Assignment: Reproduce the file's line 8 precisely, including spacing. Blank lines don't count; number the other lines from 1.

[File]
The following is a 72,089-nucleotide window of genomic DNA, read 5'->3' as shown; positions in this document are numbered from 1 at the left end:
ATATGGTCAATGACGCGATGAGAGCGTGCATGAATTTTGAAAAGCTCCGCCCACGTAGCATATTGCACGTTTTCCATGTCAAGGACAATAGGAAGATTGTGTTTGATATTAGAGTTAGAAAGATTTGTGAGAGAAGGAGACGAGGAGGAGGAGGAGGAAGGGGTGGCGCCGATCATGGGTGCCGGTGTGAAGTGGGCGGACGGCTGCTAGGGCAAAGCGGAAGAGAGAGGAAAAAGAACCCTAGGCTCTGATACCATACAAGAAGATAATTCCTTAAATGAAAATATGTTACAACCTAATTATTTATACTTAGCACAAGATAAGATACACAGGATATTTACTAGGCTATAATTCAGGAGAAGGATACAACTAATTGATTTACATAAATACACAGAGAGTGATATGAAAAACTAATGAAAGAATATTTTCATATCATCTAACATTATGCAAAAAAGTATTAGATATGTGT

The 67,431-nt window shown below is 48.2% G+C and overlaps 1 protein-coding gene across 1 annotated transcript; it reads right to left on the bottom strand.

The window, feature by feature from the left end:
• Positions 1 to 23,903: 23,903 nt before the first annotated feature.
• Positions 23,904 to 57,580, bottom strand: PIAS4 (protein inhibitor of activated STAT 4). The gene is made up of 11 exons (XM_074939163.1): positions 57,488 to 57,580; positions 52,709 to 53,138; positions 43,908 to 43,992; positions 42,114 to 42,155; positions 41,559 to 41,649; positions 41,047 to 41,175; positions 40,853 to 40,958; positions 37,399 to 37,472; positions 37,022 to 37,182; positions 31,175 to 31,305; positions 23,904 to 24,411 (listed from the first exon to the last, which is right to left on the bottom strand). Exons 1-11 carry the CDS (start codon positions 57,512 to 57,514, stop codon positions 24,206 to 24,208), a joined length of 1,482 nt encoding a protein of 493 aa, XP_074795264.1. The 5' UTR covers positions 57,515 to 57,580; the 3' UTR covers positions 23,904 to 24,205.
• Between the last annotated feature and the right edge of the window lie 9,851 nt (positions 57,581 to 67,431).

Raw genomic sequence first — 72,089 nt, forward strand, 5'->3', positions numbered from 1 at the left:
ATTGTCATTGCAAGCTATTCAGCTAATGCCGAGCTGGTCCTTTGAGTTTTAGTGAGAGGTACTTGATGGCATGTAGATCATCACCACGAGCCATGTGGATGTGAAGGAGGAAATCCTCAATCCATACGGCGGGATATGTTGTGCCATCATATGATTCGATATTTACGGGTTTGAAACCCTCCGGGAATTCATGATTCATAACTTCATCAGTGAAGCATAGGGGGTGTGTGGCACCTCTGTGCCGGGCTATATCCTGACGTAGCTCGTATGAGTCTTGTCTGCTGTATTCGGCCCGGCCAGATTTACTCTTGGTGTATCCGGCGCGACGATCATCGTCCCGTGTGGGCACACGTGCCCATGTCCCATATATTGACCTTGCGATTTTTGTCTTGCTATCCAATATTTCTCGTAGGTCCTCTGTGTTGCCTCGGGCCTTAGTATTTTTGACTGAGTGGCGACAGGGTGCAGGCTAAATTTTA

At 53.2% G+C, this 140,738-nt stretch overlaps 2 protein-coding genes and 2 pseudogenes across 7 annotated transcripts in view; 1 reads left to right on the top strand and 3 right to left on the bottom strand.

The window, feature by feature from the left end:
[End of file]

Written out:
Raw genomic sequence first — 72,089 nt, forward strand, 5'->3', positions numbered from 1 at the left: